Jadus doesn’t even flinch. Of course, his entire visage is hidden behind a blank metal mask. Poker Face indeed. He continues as if my action wasn’t a direct affront to him. But if I know Sith, he’s seething inside. Only the one-two punch of Keeper’s desperate ploy to maintain control followed by my own indifference in front of many witnesses is keeping him in check. At least, I would like to think that, but honestly his lack of response confirms my own suspicion: he needs the people standing here. At least for right now. We will have to deal with the consequences at some point, I imagine.

“You performed well dealing with Nem’ro. You will serve me again.”

Yay. “What do you mean?”

“All will become clear.” He turns back to Keeper. “You will use this one as I instructed.”

Keeper protests my lack of experience, but Darth Jadus is already leaving.

Keeper addresses me: “Congratulations, Agent. You’ve made a friend.”

I would not have figured Keeper for a comedian. To be sure, it’s not a laughing matter.

“Believe, me; sir. That wasn’t the intention.”

“I noticed.” He almost smiles. I think. “Best not to talk about it. You will find a locker assigned to you in the corridor behind this room. Grab the contents then meet me in my office next to the lockers for your debriefing. And new orders.”

At the lockers, a woman who identifies herself as “Watcher Two” takes Kaliyo away for, I would guess, a great deal of paperwork and probably a medical scan. In Keeper’s office, I notice the standard lack of doors the Imperials are so dedicated to. But I also notice a mech droid in the corner plugged in to a security terminal, and plenty of signs of signal jammers, dampeners, and scramblers. He starts standard: pleased with my performance, maybe I went a bit overboard on the murders, but he brings me up short with one question: “Why did you join Imperial Intelligence?” I make a classic blunder and pause for a split-second. I doubt it’s a fatal mistake, but anger at myself surges. I decide to lean into it.

“My reasons are my own. I promise you can find everything about me that is knowable in my dossier.” I match his stare. He looks away first. I’m thankful…the moment was getting uncomfortable.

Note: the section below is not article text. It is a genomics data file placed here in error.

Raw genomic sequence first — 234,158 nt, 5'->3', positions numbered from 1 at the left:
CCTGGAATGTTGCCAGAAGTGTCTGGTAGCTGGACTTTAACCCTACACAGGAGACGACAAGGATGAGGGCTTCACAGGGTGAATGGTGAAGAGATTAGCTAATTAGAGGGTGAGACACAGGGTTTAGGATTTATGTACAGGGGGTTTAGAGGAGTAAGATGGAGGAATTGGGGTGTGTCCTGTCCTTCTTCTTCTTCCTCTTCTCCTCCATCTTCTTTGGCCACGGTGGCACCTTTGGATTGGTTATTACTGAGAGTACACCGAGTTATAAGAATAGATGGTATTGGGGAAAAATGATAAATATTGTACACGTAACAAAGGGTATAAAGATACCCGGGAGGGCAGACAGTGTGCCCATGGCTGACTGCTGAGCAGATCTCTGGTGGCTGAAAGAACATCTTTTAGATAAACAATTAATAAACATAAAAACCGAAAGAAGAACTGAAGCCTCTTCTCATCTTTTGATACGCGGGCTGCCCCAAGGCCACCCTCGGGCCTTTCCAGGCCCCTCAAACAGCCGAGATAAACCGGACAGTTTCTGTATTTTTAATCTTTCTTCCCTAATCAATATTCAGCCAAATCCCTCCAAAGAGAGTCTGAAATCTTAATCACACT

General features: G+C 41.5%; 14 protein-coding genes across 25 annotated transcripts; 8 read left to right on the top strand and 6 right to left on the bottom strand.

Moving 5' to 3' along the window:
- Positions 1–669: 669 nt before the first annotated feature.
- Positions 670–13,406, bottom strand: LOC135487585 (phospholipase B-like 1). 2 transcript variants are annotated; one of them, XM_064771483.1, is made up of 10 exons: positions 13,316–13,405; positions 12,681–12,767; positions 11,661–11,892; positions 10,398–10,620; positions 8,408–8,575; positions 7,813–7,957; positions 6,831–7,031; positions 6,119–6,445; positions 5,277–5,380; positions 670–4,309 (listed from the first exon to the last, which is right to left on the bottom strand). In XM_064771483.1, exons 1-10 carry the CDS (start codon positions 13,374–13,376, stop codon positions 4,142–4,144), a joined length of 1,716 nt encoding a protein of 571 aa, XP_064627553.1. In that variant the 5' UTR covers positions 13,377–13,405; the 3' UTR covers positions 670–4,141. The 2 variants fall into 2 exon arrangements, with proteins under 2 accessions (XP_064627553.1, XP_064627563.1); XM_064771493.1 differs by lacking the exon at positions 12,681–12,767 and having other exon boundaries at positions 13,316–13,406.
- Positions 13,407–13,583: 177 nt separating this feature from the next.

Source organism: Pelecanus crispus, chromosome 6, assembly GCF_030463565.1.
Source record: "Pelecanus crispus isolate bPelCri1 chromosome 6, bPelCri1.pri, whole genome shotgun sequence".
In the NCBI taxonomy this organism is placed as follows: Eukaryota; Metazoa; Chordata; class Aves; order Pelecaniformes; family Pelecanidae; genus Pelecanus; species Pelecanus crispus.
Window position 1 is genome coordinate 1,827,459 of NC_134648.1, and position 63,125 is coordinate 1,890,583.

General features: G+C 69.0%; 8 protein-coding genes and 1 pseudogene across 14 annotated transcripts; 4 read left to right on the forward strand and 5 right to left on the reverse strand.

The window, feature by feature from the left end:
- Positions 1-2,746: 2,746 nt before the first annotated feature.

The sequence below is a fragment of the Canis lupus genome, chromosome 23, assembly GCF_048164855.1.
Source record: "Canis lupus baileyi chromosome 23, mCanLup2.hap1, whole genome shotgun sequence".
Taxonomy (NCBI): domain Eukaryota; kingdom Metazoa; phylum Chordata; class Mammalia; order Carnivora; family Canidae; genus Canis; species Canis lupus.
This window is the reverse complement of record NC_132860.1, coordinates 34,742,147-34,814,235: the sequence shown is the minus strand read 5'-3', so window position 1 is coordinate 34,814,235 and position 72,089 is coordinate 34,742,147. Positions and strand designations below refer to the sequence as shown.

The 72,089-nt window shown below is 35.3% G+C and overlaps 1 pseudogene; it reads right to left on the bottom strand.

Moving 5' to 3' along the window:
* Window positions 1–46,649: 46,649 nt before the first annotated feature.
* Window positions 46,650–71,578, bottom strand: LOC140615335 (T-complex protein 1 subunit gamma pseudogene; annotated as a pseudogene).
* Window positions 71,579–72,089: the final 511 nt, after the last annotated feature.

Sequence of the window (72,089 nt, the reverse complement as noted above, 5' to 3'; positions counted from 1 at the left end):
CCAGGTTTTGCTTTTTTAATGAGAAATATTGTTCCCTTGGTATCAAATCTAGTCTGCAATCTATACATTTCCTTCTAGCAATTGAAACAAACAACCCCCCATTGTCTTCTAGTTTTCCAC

“I had my own reasons, too. It took me years to reconcile them with reality.” He pauses, and I use the moment to remind myself this man is very likely a master deceiver. Everything he does could be an act. He steps closer and looks me dead in the eyes again. “Make no mistake, we’re not spies. We’re janitors. We clean up the messes left by the Imperial Military and the Sith. We do it because no one else will, and no one else can…and without us the Empire will fall apart. Do. You. Understand.”

I almost want to hug the man. He could be Chiss. But I check myself emotionally…master deceiver. Remember that.

“Yes, sir. I understand completely.”

Keeper calls the woman “Watcher Two” into his office, as well as Kaliyo. It turns out we will be working openly on Dromund Kaas for the moment, investigating a terror network. There are thousands of dissidents on the planet, something I find incredulous considering how hard it is to even BE on the planet. Watcher Two, however; explains that most of them are members of some various cult or cabal plotting to overthrow the Emperor, the Dark Council, the head of their local planning department, or the wine steward at the Nexus Room cantina. Or, as Kaliyo describes it, “just normal Sith Lord stuff.” But only days ago Intelligence started picking up rumors of an impending attack on Kaas City…a massive threat that was meant to destroy a significant percentage of the city and possibly even reach The Citadel. Keeper confirms this is the task Darth Jadus wanted handled immediately: he claimed to be aware of this growing threat through his own sources. He was, apparently, chastising Keeper for not knowing more about this terror threat when I arrived.